Your identity is a valuable piece of information and identity theft and identity fraud are fast-growing crimes. They can involve someone impersonating you, using your personal information to open bank accounts, withdrawing money from your accounts, or even taking out loans in your name.
Let’s explore how you can protect your identity and how to spot signs of fraud.
What are the signs of identity theft?
It’s important that you pay close attention to your finances in order to recognize the signs of identity theft. Here are signs you might be the victim of identity theft:
- You notice unrecognized withdrawals from your bank account.
- You see charges on your credit or debit card that you did not make.
- You received statements from an unknown credit card.
- Debt collectors have called you about debts that are not yours.
- You have received notification of a data breach.
- Despite good credit, a loan or credit card application of yours was denied.
- You have received suspicious emails, text messages, or phone calls asking for personal information.
- When you tried to file your taxes, there was already one submitted by someone else.
- You have received a bill for a medical appointment, tests, or even medication that you do not recognize.
How do I protect my identity?
There are several best practices you can follow to avoid identity theft and protect yourself from fraud.
- Monitor your credit reports and scores. You can access your credit report for free at www.annualcreditreport.com. You are entitled to one free credit report from each of the three credit reporting bureaus a year.
- Monitor your financial statements. Review financial transactions carefully and correct any errors by contacting your financial institution promptly.
- Practice password safety. Log into your email and online banking accounts regularly and change your passwords every few months. Remember to use strong passwords that are difficult to guess.
- Be cautious online. Do not click on links or download files from unknown or suspicious senders. Become familiar with red flags that indicate phishing scams. Try not to use public Wi-Fi to receive or send sensitive documents or access online bank accounts.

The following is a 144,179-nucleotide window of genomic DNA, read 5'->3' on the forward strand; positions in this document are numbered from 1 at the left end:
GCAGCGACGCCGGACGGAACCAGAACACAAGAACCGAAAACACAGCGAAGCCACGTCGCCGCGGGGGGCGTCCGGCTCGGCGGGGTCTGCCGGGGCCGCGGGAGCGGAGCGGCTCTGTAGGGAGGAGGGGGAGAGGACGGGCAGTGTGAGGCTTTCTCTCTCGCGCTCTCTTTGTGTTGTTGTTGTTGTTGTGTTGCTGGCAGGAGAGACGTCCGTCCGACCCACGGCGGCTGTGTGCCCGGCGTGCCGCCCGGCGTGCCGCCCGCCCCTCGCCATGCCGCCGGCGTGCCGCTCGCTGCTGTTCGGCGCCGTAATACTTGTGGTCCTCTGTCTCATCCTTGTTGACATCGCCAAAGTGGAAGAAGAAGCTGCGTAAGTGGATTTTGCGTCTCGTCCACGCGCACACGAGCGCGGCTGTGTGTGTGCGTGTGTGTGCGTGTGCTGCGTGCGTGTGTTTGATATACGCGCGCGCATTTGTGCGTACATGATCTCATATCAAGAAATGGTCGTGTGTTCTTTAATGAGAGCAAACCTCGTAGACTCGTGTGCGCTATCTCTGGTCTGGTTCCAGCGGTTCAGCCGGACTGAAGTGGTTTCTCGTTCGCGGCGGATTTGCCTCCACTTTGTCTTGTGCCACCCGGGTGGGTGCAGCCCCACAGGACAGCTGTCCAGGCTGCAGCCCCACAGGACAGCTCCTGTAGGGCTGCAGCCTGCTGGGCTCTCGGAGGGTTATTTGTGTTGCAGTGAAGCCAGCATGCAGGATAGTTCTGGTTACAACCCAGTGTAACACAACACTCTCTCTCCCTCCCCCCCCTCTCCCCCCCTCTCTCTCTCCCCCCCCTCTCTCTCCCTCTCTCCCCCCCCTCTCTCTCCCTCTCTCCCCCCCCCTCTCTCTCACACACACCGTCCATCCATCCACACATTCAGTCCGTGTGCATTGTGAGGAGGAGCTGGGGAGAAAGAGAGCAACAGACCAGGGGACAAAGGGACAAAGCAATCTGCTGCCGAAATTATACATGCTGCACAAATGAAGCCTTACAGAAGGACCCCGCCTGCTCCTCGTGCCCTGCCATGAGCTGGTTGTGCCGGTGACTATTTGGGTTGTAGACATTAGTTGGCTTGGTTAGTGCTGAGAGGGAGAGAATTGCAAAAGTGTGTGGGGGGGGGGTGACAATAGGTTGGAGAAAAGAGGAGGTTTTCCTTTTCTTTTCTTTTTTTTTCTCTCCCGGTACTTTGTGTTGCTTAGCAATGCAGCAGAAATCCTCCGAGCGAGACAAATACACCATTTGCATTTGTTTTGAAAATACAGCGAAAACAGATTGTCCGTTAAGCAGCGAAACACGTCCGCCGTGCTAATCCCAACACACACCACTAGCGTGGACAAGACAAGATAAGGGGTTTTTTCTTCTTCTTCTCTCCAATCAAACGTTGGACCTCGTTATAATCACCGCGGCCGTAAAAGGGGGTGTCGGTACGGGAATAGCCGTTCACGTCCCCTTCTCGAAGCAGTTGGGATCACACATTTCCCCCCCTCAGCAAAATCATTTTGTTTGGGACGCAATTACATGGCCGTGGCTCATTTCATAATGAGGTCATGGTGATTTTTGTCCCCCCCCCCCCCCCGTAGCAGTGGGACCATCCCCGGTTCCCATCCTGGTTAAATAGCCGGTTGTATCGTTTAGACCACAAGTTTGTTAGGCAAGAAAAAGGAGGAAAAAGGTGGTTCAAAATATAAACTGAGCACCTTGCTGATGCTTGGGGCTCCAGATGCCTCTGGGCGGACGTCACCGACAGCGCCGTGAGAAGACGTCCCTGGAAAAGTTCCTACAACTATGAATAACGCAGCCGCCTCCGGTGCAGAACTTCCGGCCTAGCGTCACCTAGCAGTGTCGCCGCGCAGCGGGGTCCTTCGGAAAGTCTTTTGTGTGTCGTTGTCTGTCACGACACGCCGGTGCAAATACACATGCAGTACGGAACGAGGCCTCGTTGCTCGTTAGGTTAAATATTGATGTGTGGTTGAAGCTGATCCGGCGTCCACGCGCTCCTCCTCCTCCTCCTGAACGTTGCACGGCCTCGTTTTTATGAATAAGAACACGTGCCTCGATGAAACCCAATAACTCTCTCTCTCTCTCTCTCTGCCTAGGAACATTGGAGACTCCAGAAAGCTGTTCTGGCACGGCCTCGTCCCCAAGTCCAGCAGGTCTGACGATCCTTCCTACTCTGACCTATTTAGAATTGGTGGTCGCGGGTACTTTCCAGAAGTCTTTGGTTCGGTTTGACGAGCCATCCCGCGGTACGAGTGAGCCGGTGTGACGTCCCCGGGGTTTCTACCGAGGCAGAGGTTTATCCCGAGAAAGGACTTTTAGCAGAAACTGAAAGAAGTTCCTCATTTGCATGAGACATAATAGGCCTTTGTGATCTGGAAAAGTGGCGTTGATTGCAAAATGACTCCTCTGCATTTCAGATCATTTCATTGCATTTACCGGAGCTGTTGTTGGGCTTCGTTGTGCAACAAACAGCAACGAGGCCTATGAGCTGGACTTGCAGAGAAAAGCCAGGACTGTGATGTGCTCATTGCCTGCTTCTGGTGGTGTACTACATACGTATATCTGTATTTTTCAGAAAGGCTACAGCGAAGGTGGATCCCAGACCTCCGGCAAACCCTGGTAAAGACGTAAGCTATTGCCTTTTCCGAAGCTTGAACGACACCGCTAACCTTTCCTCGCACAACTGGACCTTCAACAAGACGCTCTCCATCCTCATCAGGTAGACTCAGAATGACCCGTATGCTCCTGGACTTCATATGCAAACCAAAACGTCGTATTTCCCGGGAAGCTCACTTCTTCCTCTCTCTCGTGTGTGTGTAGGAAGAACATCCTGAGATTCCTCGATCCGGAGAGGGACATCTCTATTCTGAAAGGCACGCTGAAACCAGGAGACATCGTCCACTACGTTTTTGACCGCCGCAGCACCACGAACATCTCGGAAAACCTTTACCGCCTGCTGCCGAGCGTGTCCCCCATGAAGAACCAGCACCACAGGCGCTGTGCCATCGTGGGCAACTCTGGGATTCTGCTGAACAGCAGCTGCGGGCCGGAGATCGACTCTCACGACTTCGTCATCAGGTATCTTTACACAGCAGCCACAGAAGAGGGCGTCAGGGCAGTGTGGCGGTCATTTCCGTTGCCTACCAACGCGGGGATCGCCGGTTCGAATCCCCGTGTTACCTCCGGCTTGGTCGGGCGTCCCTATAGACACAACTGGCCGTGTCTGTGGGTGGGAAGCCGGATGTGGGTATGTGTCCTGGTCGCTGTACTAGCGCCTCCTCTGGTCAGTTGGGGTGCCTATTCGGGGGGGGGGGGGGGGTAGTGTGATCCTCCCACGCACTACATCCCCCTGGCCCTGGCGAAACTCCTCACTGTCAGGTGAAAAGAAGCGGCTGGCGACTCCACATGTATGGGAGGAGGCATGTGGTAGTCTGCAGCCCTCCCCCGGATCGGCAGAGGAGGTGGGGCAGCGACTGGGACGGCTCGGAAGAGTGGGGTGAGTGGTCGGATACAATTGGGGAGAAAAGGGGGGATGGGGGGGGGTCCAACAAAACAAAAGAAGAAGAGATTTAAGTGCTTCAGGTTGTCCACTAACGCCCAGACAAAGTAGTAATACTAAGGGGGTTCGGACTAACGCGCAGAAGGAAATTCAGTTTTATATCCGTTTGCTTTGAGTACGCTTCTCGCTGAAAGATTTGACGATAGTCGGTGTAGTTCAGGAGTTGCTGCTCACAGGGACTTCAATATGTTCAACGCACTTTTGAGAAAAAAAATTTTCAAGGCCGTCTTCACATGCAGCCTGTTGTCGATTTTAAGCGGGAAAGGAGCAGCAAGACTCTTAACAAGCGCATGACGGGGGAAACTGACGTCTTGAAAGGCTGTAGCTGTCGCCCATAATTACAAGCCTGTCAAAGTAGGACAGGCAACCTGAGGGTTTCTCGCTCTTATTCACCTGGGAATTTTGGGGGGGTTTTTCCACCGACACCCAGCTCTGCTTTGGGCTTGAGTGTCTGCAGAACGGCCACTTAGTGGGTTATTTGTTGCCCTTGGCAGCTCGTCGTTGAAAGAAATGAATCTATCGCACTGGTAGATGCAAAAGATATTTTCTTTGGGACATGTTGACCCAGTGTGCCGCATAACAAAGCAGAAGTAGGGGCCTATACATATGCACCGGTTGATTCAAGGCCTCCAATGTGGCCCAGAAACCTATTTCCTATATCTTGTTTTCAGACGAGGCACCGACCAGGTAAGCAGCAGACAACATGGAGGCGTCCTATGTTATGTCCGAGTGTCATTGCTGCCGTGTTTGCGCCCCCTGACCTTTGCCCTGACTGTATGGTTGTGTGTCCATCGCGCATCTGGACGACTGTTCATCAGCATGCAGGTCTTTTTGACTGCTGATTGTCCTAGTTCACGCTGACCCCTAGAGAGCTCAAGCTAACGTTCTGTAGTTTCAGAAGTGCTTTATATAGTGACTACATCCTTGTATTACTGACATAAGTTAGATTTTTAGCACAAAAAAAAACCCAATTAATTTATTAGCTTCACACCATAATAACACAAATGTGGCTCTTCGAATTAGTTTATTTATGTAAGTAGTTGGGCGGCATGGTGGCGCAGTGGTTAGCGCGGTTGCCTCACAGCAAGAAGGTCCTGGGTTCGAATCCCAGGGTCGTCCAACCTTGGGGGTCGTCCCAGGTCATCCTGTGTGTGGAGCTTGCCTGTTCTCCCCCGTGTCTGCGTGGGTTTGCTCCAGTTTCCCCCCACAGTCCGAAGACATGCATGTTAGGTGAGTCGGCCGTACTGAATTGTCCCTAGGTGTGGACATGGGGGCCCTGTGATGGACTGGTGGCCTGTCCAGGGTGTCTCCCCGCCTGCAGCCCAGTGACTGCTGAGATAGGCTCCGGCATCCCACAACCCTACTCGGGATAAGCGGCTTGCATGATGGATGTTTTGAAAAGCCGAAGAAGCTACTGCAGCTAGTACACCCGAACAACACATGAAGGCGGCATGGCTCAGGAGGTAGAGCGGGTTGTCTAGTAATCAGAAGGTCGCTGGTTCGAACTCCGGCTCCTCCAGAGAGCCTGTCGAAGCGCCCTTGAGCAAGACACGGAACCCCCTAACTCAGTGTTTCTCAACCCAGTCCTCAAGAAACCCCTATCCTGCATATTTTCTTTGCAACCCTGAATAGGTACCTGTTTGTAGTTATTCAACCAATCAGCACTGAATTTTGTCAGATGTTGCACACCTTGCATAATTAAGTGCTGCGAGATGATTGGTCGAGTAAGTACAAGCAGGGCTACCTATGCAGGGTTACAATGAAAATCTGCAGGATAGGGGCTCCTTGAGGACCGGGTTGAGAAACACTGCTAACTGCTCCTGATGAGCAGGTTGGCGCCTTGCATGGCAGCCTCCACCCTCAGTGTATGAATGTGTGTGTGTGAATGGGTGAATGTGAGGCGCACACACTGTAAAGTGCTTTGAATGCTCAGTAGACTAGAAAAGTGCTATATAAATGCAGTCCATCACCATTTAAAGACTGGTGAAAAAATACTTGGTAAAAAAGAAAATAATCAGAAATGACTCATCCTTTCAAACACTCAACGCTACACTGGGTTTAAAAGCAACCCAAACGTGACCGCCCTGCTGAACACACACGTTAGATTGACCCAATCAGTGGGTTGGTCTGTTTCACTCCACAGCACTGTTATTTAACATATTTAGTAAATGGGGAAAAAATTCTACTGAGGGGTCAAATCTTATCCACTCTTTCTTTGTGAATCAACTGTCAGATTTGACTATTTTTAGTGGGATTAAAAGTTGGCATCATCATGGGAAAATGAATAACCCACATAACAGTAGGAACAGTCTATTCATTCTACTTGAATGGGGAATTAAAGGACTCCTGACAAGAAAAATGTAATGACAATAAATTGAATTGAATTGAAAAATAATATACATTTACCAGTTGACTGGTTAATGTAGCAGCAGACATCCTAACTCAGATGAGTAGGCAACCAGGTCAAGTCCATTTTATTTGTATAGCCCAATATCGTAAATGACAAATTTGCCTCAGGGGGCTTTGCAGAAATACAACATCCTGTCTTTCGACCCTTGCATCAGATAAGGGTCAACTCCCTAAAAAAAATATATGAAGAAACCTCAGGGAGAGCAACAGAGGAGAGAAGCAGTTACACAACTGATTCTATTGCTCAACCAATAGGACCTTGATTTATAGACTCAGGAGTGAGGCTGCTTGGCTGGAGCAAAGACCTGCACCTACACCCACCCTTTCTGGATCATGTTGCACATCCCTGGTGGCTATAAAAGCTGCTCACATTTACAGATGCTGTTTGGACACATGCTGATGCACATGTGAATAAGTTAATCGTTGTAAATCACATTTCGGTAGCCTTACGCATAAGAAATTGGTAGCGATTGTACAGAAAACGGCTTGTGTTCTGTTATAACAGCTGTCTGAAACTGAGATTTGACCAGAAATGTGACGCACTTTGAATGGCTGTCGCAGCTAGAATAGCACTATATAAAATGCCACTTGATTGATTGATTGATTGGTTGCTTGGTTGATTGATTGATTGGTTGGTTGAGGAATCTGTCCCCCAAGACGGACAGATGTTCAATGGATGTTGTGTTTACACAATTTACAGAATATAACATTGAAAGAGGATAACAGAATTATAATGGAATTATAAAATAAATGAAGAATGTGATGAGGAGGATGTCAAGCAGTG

- Secure your documents. Keep your sensitive information in a safe place. Don’t carry your Social Security card with you. Remember to shred sensitive documents once you no longer need them; do not discard or recycle them.
- Be aware of your surroundings. Cover the ATM keypad when entering your PIN and keep an eye out for “shoulder surfers” in public spaces who may be watching you key in your phone’s passcode or your credit card information.
How can I report identity theft?
If you suspect identity theft, act quickly. Start with these basic steps to prevent further damage to your personal identity:
- Call the companies where you know the fraud occurred. Ask to close or freeze the accounts. Change logins, passwords, and PINs for all of your accounts.
- Create a fraud alert and get your credit reports. Contact one of the three credit bureaus. By law, the other two will be notified. Get your free credit reports from Equifax, Experian, and TransUnion by going to www.annualcreditreport.com or calling 1-877-322-8228.
- Report identity theft to the Federal Trade Commission (FTC). You can file a complaint at ftc.gov/complaint or call 1-877-FTC-HELP (or TTY 1-866-653-4261). The FTC may help with an investigation and take action when it is warranted.
If you choose to file a report with your local police department, bring the following and get a copy of the police report.
- A copy of the FTC Identity Theft Report.
- A government-issued ID with a photo.
- Proof of your address.
- Any other proof of the theft.
Identity theft is a serious crime that can cause both financial loss and emotional stress to those affected. By following these basic steps, you can make identity protection a habit and avoid fraud.